Related occupations for task:
Guide aircraft to designated areas using hand signals, batons, or other methods.
||Airfield Operations Specialists
- Coordinate communications between air traffic control and maintenance personnel.
- Relay departure, arrival, delay, aircraft and airfield status, and other pertinent information to upline controlling agencies.
- Provide aircrews with information and services needed for airfield management and flight planning.
- Receive, transmit, and control message traffic.
- Maintain air-to-ground and point-to-point radio contact with aircraft commanders.
- Post visual display boards and status boards.
- Receive and post weather information and flight plan data, such as air routes or arrival and departure times.
||Air Traffic Controllers
- Issue landing and take-off authorizations or instructions.
- Contact pilots by radio to provide meteorological, navigational, or other information.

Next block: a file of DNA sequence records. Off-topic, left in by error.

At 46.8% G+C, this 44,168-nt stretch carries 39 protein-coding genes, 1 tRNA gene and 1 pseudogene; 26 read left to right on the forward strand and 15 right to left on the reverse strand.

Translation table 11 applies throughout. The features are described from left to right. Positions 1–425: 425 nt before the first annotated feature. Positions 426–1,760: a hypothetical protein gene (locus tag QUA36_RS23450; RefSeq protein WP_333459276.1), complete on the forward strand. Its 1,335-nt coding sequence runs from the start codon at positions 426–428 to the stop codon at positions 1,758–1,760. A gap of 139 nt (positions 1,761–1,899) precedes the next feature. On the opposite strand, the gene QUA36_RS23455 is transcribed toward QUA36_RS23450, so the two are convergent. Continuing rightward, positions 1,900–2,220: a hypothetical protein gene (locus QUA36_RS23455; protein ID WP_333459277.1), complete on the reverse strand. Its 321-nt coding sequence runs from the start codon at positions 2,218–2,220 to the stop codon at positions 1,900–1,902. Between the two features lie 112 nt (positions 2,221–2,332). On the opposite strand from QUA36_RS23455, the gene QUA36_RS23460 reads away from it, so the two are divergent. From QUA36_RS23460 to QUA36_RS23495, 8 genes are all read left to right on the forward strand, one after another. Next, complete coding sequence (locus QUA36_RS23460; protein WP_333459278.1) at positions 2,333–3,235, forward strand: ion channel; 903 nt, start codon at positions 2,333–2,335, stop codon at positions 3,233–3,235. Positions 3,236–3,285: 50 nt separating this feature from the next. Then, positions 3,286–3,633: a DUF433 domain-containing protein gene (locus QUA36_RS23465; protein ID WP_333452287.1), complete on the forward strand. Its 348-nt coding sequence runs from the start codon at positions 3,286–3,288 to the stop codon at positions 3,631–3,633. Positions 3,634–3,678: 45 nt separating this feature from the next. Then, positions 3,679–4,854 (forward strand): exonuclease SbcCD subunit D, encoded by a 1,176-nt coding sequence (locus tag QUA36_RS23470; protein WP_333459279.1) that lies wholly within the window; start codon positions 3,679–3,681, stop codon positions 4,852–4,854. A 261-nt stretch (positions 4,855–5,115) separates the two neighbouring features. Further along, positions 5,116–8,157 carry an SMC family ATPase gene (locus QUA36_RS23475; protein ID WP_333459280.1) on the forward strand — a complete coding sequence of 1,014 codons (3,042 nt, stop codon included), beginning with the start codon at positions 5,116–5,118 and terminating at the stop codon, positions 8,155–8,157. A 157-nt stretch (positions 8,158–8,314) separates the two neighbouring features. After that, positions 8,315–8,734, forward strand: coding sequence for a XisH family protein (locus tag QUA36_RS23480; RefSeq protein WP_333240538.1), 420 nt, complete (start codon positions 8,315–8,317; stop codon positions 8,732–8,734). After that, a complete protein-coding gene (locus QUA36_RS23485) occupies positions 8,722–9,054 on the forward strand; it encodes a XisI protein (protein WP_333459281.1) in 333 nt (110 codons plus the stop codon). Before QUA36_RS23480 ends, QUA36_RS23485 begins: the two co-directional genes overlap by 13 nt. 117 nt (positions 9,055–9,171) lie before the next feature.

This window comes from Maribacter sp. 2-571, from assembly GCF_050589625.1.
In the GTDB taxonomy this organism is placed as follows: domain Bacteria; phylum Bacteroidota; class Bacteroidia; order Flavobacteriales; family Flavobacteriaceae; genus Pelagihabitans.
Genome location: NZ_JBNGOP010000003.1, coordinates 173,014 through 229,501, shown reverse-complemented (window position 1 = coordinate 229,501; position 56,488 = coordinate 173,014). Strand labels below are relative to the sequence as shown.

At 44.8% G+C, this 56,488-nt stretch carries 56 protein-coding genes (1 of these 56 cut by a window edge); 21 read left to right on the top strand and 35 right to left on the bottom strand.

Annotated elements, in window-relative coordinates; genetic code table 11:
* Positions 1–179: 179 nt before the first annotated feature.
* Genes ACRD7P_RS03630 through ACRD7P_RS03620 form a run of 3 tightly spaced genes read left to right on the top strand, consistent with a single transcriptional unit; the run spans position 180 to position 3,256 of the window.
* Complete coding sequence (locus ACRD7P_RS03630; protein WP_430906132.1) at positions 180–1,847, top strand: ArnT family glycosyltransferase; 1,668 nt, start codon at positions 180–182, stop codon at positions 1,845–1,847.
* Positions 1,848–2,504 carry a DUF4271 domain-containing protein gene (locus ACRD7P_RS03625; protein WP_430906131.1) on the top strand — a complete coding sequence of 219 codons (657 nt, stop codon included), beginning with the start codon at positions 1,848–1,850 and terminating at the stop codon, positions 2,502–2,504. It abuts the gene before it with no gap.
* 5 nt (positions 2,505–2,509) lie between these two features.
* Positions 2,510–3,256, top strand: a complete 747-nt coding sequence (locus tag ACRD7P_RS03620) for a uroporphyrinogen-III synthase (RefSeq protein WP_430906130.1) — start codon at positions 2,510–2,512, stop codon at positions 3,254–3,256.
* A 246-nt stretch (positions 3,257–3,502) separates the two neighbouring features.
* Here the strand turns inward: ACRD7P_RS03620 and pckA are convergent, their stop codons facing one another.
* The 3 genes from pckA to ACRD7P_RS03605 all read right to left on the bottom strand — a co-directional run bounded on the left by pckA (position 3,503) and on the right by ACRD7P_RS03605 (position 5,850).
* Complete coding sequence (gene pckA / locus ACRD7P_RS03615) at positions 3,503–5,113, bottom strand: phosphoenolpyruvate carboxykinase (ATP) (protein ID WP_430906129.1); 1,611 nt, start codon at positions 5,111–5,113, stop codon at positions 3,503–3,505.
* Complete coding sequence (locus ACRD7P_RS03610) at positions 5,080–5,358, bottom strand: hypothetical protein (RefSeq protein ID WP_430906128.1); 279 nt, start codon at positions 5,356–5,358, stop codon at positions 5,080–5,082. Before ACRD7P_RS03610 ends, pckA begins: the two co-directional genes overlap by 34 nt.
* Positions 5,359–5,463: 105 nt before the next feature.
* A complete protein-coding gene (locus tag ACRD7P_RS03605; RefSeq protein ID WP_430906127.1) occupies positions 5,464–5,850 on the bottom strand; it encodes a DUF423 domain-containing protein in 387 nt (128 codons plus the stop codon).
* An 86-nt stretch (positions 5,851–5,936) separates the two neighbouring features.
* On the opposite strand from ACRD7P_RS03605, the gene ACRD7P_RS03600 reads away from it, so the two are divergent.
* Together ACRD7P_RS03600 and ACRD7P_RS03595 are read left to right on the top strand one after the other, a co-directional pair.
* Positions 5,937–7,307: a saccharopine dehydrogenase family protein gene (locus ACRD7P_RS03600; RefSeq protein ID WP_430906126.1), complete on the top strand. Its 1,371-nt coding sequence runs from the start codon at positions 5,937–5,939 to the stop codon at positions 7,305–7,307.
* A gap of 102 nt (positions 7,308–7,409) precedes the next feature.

- Maintain radio or telephone contact with adjacent control towers, terminal control units, or other area control centers to coordinate aircraft movement.
- Relay air traffic information, such as courses, altitudes, or expected arrival times, to control centers.
||Railroad Brake, Signal, and Switch Operators and Locomotive Firers
- Signal locomotive engineers to start or stop trains when coupling or uncoupling cars, using hand signals, lanterns, or radio communication.
- Observe signals from other crew members so that work activities can be coordinated.
- Signal other workers to set brakes and to throw track switches when switching cars from trains to way stations.
- Set flares, flags, lanterns, or torpedoes in front and at rear of trains during emergency stops to warn oncoming trains.
||Rail Yard Engineers, Dinkey Operators, and Hostlers
- Signal crew members for movement of engines or trains, using lanterns, hand signals, radios, or telephones.
- Confer with conductors and other workers via radiotelephones or computers to exchange switching information.
- Report arrival and departure times, train delays, work order completion, and time on duty.
||Airline Pilots, Copilots, and Flight Engineers
- Contact control towers for takeoff clearances, arrival instructions, and other information, using radio equipment.
- Confer with flight dispatchers and weather forecasters to keep abreast of flight conditions.
- File instrument flight plans with air traffic control to ensure that flights are coordinated with other air traffic.
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